The primary thing that got me to quit writing—I got better—was the level of bullshit it looked like I’d have to endure after having got past all the bullshit it took to get a contract in the first place. Force of Nature Charlie Stella short-circuited me around the pre-contract bullshit, so a cynic/realist (there’s no difference, not anymore) would expect things to be that much worse in the post-contract phase.
Well, I was wrong again.
Stark House has been a pleasure to work with from Day One. I had dreaded the editing process, having heard stories of contracts signed only for the publisher to require major changes on tight deadlines. Rick Ollerman had a small handful of suggestions, all of which made perfect sense to me, and, in total, amounted to a haircut, not the surgery I’d feared.
Now the drop date nears and marketing rears its ugly head. Rick and Greg Shepherd, the publisher, have picked up some things about which I had no clue, and been very cooperative and helpful with the my own ideas. What I’d dreaded as a large company treating me as a not particularly valued employee in their stable has, in fact, been a highly cooperative and educational experience.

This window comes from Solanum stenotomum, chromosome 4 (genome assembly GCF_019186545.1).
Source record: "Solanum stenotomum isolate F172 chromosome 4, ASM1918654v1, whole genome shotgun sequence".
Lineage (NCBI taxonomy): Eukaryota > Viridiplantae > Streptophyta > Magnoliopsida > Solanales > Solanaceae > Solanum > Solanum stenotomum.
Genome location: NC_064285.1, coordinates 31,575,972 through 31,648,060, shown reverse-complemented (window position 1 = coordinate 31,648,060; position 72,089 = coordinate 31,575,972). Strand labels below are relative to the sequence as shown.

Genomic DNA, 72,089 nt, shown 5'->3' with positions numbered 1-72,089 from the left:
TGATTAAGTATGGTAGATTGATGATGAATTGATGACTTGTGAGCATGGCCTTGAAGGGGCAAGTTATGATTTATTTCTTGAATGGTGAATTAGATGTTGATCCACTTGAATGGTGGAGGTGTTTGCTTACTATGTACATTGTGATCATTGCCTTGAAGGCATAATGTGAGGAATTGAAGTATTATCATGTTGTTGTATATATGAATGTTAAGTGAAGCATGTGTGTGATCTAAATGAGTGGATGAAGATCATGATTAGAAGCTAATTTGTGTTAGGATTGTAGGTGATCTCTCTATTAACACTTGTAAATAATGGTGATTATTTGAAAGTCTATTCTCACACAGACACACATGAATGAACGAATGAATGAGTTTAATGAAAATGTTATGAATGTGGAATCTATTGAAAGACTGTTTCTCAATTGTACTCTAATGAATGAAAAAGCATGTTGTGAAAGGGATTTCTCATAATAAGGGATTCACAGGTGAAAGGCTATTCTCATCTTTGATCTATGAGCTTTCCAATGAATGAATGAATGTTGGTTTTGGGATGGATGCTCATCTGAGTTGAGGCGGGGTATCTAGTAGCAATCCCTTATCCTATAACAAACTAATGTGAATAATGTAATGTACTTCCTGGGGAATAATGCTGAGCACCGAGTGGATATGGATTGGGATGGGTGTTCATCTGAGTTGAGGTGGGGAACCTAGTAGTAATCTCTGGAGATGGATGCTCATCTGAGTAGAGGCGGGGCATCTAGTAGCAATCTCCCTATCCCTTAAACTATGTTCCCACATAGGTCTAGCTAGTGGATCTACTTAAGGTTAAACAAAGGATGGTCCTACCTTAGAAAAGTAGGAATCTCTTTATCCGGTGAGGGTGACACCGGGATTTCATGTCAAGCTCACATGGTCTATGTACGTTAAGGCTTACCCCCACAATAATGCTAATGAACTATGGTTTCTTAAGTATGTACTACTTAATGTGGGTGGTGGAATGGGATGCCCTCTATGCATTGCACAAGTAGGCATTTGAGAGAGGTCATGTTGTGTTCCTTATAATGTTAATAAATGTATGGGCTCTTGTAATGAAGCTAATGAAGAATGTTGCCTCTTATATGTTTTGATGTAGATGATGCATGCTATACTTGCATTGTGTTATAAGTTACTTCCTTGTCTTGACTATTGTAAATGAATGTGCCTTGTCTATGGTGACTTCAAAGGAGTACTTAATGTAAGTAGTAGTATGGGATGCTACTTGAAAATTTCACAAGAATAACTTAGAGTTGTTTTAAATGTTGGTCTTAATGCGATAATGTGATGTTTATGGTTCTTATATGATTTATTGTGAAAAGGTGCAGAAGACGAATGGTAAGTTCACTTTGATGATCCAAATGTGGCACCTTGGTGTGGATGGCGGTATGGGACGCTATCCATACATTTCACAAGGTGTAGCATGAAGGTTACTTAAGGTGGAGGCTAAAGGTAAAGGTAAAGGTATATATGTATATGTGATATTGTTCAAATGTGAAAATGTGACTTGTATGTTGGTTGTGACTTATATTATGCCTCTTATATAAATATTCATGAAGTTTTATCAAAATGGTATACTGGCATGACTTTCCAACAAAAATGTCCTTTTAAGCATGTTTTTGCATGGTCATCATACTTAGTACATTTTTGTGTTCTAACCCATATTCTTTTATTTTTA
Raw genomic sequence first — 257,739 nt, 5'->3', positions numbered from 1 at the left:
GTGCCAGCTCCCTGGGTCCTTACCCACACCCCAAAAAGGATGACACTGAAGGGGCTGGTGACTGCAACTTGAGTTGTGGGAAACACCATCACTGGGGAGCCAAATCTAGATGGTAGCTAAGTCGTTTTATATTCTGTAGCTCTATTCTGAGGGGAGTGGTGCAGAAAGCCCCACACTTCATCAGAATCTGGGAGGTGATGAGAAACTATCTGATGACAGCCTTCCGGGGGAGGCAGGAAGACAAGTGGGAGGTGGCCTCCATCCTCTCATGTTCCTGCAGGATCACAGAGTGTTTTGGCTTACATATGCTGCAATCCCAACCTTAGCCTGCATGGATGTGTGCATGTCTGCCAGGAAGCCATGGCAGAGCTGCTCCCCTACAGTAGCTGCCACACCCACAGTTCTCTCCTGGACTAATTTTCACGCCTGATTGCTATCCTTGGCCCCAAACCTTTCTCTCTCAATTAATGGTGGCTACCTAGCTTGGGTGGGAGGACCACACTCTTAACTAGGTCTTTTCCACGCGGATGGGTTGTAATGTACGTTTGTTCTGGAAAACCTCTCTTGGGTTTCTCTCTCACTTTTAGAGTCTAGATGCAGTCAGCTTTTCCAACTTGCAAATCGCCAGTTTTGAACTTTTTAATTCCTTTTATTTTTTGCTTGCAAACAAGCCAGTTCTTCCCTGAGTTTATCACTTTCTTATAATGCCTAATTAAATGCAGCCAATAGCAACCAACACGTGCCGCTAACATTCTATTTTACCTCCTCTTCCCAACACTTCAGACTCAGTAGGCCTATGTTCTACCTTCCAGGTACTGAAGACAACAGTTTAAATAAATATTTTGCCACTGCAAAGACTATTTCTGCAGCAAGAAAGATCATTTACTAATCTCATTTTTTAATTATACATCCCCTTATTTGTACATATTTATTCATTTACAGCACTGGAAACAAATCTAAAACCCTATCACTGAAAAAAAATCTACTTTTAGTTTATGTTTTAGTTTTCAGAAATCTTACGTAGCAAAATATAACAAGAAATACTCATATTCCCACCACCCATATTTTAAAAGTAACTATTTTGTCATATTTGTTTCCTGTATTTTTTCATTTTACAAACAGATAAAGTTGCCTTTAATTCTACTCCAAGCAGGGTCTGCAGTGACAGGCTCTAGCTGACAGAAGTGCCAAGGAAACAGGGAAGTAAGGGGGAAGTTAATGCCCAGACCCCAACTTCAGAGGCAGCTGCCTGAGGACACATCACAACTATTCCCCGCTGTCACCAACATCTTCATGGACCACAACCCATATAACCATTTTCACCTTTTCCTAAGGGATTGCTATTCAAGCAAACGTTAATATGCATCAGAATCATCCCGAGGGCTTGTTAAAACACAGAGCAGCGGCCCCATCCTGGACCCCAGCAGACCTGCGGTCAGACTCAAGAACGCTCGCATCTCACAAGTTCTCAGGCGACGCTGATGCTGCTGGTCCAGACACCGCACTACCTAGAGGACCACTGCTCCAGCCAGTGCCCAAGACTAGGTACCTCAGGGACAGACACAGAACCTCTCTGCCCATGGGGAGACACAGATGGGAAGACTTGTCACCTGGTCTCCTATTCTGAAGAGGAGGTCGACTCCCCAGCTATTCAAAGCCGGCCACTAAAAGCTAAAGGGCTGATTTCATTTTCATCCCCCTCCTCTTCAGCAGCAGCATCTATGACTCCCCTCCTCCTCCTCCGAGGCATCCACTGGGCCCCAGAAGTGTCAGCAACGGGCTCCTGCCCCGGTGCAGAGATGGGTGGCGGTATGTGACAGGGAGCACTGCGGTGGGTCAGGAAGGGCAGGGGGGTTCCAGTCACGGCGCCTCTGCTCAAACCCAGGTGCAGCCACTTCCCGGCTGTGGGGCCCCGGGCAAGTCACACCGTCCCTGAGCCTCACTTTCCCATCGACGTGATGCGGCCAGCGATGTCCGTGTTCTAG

Of course, much of this has to do with the size of the enterprise. Stark House has two active writers: Charlie Stella and me. Everything else is reprints: Margaret Millar, Bill Pronzini, Bob Randisi and a host of others. That’s good company, and I’m proud to see my name on the list. It’s also great to know that, when I trade emails with Greg Shepherd, I’m in touch with Mr. Stark; it’s his house. Try swapping ideas with Mr. HarperCollins some time. I’ll bet even Elmore Leonard can’t do that, not and get much more than a head patting.
(An aside here to wish Mr. Leonard a full and speedy recovery from a recent stroke. He wouldn’t know me if I robbed him at gunpoint, but he has provided me with more hours of entertainment, and worthwhile tidbits of writing advice, than I can remember. I hope he’s around for a long time, even if he never writes another word. He’s earned it.)
So, this whole post-contract business has been a pleasant surprise so far. The horror stories are still out there, but you’re not getting one from me.